Have we ever felt smug when someone gets their come uppance? Do we smile when someone is squirming because they’ve been involved in some scandal?

When famous or respectable people in high positions of responsibility are ‘found out’ by investigative journalism, doesn’t it make interesting reading? Don’t we just lap it all up?

Sometimes we reason, they deserve it, they of all people should know better? They had it coming. Indeed we feel encouraged and we feel better because we reason at least WE aren’t like that.

We must surrender this kind of attitude and when any of God’s children falls from grace, we should be pray for the lost and the fallen.

Love always looks for the good in others. It sees beyond a person’s sins and visualises their true potential. . as Jesus did with the likes of Simon, Mary Magdalene, and Legion the demoniac.

We know we’re not what we want to be, or ought to be, but by God’s grace we should be trying to move steadily towards it.” Then surely it follows that others have the capacity to grow and change and develop too.

Love is always delighted when right prevails and love is committed to seeing it happen.


Love never seeks to hurt others or cause them pain, but with a blanket tries to cover over their faults and failings. We should remember that he who was the embodiment of Love died on a cross to cover over ALL of our sins.

Love covers with silence, confidences shared. It keeps secrets; it doesn’t spread abroad the troubles and failings of others. It seeks to make beautiful whatever is ugly!


It is not gullible or naïve, it seeks to keep faith in others, to believe the best about them, rather than believe the worst.


Love reaches out and tries to see beyond the confusion and uncertainties of life. It hangs on and holds out for a better future and it never gives up;

It identifies areas of hopelessness and despair and prays constantly for each situation.


Not only does love bear all things, believe all things and hope all things it also endures all things. There are times when life deals harshly with us, and dreams and hopes fail us. Grief, disappointment, unfulfilled dreams are our lot in life. There are some Christians who may feel that they’ll heaving themselves into heaven like ships battered in war time, BUT like the saints of old, at least they will know which harbour they are going to and who will be there to greet them when they arrive home, because their love and trust in God is in tact and they will have run the race faithfully.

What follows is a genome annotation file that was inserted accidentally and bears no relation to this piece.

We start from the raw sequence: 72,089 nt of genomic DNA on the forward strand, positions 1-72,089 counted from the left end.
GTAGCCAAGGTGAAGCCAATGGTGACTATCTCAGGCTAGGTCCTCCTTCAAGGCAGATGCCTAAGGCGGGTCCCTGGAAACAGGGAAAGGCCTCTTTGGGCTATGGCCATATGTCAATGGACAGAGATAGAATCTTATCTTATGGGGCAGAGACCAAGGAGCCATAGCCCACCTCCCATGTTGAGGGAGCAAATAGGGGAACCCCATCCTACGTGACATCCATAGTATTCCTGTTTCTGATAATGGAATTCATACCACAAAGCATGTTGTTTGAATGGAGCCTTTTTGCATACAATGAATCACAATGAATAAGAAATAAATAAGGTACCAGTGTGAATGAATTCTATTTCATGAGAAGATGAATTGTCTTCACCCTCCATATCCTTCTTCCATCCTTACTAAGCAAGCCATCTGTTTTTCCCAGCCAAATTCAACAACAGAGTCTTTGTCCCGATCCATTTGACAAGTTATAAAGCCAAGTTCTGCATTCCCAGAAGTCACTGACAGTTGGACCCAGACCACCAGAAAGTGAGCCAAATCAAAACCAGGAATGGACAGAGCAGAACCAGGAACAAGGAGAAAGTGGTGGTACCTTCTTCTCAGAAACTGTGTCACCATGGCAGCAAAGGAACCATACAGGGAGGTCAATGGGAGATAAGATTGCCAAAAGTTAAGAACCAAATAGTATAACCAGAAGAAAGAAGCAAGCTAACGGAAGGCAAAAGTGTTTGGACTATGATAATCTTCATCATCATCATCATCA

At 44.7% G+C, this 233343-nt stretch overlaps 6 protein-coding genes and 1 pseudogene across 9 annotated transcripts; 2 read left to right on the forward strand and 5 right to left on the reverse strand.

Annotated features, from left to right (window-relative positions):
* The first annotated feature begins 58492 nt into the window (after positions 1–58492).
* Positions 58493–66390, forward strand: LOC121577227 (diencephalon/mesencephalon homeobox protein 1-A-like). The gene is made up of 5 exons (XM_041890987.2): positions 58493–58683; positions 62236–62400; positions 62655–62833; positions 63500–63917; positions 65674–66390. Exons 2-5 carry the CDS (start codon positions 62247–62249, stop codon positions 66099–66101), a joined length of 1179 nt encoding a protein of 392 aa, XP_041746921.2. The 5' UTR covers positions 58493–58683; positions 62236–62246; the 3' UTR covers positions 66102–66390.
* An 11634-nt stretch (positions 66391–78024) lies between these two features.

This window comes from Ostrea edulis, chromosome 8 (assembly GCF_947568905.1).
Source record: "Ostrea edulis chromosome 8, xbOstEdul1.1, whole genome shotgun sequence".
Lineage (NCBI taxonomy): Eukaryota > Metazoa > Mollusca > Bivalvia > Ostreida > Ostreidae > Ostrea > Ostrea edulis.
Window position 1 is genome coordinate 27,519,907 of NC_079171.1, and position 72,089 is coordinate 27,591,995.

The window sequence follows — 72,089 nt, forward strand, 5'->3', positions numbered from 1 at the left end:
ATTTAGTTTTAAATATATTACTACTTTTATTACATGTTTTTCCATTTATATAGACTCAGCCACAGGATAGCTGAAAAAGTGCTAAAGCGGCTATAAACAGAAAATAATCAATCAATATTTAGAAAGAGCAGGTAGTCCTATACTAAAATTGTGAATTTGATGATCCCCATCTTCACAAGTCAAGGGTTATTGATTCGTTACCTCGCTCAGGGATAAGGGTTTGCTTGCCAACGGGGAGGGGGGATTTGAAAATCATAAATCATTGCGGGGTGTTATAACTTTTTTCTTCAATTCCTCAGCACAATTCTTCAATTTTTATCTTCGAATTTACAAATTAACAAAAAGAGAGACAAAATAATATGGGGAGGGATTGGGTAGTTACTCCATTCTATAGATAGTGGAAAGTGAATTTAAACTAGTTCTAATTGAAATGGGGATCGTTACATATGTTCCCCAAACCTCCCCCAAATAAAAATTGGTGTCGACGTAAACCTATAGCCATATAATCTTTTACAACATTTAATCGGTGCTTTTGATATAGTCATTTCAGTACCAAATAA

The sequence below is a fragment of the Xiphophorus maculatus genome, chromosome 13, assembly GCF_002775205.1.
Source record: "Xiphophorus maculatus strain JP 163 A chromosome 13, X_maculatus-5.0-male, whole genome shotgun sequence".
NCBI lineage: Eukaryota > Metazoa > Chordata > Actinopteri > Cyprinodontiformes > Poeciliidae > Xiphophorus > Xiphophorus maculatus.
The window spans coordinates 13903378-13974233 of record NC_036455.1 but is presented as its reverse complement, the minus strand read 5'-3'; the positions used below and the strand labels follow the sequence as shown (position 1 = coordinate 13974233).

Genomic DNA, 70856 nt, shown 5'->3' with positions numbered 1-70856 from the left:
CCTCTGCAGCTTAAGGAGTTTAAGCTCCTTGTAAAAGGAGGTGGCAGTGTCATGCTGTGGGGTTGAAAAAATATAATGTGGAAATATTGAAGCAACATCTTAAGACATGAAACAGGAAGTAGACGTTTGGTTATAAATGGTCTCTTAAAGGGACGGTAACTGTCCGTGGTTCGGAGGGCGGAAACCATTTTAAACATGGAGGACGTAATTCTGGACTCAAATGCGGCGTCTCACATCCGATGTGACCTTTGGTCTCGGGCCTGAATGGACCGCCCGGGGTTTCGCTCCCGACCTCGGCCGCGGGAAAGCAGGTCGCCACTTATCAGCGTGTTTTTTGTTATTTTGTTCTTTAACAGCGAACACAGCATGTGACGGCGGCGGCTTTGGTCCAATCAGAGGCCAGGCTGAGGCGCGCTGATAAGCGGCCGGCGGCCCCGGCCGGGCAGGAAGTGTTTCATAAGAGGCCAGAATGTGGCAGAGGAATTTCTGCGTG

The one thing that is constant and will never fail is God’s love for us. Where his love indwells us then everything can be turned to the good. It may be that the love we offer towards others may be ignored or rejected, but it will never be wasted!

There’s no guarantee we will be loved back or get some response to our love, but it will do its job.

We are called to put on love…to put on the Lord Jesus Christ who is all that is good for this world.

I wonder how many we all scored? Anyone score 15 out of 15?


Without HOPE we become negative, pessimistic and lethargic.

Without FAITH we merely wish for things to work out,

and we believe struggle and hardship will have the last word.

But without LOVE we are nothing…

Love is God’s own nature made tangible for us to know.

and he calls us as his people to walk the walk with him, and talk the talk.

‘LOVE IS’ drama (can also be downloaded for viewing on Youtube:)

:Youtube ‘Love is’ drama

Introduction: A telephone conversation helps to highlight just how unloving we can be. A lady in curlers sits reading a magazine, whilst phoning her friend at the same time. The script may be hidden in the magazine. She breaks every rule of love mentioned in 1 Corinthians 13. A narrator keeps stepping in to remind us what St Paul has to say about love.

Dolly: C’mon Mary pick up the phone, I haven’t got all night. She’ll not have her hearing aid in. PICK IT UP WOMAN!


Dolly: (Sweetly) Oh hello Mary, it’s me Dolly, Yes I’m ready, there’s just my hair to do. I’m just phoning to ask if you’re going this evening? Yes Mabel’s coming too. She’s fine now! No it was ‘er corns a fortnight ago, it’s ‘er bunions playing up this week. It’ll be ‘er ingrown toenails next. She’s always moanin’ on about something. No Mary, I’m not being unkind, but I really do think that she’s a bit of a hyperthermiac. Either that or she’s seeing ‘er CHIRO-POD-IST on the quiet. (pronounce the “ch” in chiropodist).

Narrator: LOVE IS KIND

Dolly: What exactly IS on at church? An outreach service? And who's speaking? Oh she's singing is she aswell? Well I just hope she doesn’t have a noisy ‘catarrh’ with her. And she’d better not start dancing or I’m out of there like a shot, and if she goes on a bit, and sings too many songs, we'll make up some excuse and just leave.


Dolly: What do you mean I couldn’t do any better? I’ll have you know I was the lead contralto in the Band of Hope in my day! There’s many a one past comment on my voice, in my time, clear as a bell.


Dolly: Well she'd better not be like the speaker we had last time. He was ruddy awful!


Dolly: Well I’ll tell you what, it’s getting dark, so you walk up here for me first, then we’ll both walk down together and call for Mabel. I don’t like walking these streets even in the daytime on my own any more. There are so many funny men around. Oh Mary of course they’ll not attack YOU on the way here! You’re no spring chicken now you know! Just leave your handbag at home and you’ll be alright!